Published 20th May 2013
It seems the market for Victorian and traditional pictures is improving.
Over the last few years, this area of the market has been pretty flat. We have seen good Victorian paintings with market values below what they were say ten, or even twenty, years ago. This has not been a consequence of the economy or attitudes towards prosperity, but is related to contemporary fashion and styles.
We often meet clients who are keen to sell a traditional picture or a collection of Victorian paintings. The conversation regularly turns to the question of current fashion, which is usually the reason the client is selling – their tastes and styles have moved away from what we might call 'old fashioned' Victorian and have moved towards a more modern lighter style; or they have a less fussy cluttered houses and lifestyle which does not have room for lots of pictures.
However, our last major picture sale saw some very promising results for Victorian paintings such as the William Oliver portrait of A Young Beauty (FS18/357), which was secured for £5,000.
Oliver was born in 1823 and died in the same year as Queen Victoria, 1901. This portrait by Oliver is typical with the subject being a beautiful, romantic young lady. The quality of the painting is good, with soft and realistic skin tones and complexion; with the anatomy and posture of the hands being equally well-executed.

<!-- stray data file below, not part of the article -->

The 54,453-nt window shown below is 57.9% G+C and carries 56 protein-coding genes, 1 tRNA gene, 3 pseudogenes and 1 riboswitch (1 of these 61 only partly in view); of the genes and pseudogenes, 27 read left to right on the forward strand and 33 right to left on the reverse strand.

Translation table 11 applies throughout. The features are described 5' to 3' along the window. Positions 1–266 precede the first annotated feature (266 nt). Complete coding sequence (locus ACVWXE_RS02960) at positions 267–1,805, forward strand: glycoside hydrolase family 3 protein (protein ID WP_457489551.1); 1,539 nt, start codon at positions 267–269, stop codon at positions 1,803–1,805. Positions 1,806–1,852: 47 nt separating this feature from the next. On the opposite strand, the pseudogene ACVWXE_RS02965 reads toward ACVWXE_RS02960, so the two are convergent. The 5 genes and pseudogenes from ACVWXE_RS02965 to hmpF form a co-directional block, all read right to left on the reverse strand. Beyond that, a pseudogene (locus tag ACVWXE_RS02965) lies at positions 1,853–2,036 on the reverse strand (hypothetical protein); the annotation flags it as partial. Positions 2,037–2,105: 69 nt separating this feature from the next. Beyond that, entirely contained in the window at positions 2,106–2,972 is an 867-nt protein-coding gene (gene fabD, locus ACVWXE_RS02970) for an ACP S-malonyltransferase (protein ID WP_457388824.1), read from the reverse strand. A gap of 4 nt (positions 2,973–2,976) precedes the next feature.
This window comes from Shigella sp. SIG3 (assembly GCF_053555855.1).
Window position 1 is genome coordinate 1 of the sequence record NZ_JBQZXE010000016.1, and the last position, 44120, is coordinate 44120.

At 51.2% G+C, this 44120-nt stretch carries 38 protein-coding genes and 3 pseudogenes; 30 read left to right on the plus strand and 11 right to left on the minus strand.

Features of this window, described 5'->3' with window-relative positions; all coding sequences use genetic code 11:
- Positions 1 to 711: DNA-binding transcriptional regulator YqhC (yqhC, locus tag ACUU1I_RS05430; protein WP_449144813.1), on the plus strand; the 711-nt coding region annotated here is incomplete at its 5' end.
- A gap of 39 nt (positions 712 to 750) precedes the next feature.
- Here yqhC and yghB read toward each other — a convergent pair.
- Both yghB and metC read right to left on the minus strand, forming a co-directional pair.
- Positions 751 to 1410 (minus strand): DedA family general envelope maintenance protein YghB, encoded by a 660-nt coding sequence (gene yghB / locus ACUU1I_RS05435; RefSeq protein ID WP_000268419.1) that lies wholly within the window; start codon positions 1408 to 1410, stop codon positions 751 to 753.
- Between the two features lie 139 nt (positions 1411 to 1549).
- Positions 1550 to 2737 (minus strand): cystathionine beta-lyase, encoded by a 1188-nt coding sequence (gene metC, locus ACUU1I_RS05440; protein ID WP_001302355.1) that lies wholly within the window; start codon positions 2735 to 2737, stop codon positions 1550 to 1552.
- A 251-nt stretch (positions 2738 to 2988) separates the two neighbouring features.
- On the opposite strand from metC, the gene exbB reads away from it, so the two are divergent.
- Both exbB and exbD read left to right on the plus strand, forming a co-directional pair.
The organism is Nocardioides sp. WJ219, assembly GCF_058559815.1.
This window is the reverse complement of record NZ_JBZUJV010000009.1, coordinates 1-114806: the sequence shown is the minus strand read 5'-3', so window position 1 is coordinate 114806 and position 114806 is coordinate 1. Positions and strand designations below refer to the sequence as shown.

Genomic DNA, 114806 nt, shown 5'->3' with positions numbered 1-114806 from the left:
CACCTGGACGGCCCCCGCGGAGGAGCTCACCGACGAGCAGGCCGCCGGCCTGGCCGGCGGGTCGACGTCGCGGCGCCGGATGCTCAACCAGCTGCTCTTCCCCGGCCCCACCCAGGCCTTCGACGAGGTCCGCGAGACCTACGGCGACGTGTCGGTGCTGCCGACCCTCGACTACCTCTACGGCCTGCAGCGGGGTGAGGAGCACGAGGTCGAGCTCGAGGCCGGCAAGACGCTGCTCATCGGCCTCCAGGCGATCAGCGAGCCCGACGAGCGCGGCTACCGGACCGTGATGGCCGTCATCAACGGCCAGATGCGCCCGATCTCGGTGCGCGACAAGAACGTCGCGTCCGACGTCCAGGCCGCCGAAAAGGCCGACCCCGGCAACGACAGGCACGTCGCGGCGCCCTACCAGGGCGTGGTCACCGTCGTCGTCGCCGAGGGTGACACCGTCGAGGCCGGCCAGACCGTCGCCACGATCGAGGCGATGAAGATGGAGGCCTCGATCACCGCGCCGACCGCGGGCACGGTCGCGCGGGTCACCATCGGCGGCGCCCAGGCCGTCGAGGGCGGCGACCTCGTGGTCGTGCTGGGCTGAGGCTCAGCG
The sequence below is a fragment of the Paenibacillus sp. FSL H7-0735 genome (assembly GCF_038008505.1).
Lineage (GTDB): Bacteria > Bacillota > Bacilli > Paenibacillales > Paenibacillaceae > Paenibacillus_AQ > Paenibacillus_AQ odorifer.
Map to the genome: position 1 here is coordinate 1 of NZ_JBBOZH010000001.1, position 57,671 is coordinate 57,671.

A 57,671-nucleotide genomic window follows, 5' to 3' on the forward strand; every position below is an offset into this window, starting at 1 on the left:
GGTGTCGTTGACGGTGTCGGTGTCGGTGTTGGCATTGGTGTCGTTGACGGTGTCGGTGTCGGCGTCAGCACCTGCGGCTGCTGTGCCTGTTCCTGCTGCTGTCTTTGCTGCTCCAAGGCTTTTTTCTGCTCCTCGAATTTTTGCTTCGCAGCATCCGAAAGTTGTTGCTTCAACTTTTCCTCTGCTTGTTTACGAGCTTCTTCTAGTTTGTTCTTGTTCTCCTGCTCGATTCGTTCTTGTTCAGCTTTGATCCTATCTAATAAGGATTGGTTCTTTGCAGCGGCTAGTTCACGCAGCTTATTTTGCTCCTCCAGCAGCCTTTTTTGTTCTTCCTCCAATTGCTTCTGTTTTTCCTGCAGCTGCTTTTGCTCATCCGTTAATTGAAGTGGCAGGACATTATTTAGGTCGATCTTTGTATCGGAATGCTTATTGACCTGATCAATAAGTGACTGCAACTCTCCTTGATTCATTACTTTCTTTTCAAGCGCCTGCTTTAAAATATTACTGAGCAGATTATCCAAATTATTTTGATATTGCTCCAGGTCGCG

So this Victorian painting, along with another dozen 19th century figure paintings that all sold in our last fine art sale, gives us some confidence that the market is more active. (There is another charming painting of a young beauty by William Oliver in our sale on 3rd July 2013.)
Away from figure painting, there was a good 19th century harbour view titled A Cornish Fishing Village by William Edward Webb (FS18/379), who was also a contemporary of Queen Victoria.
While the Oliver portrait had very obvious decorative appeal and always had a good chance of doing well, paintings like the harbour view by William Webb seem to have had an even tougher time in the market of late. So it was very encouraging that this sold for £3,400.
Looking forward to our next major picture sale (on 3rd/4th July 2013) and perhaps spurred-on by the last results, we already have a good looking group of traditional and 19th Century paintings.
Our view is that, with the right estimates, these should do well but still offer good value to collectors who like the thought of a Victorian painting or two.
Included in the sale is a very impressive oil painting of Highland Cattle and Sheep by Charles Jones (1836-1892) with an estimate of between £3,000 and £5,000 and, of a slightly later date, a dog painting attributed to Lillian Cheviot (fl 1890-1930), which has an estimate of £800-£1,200.
If the encouraging signs from the last sale for good quality Victorian paintings continues, then these look attractive lots. If you would like to discuss selling a single picture or a collection then please contact Dan Goddard in our Picture Department.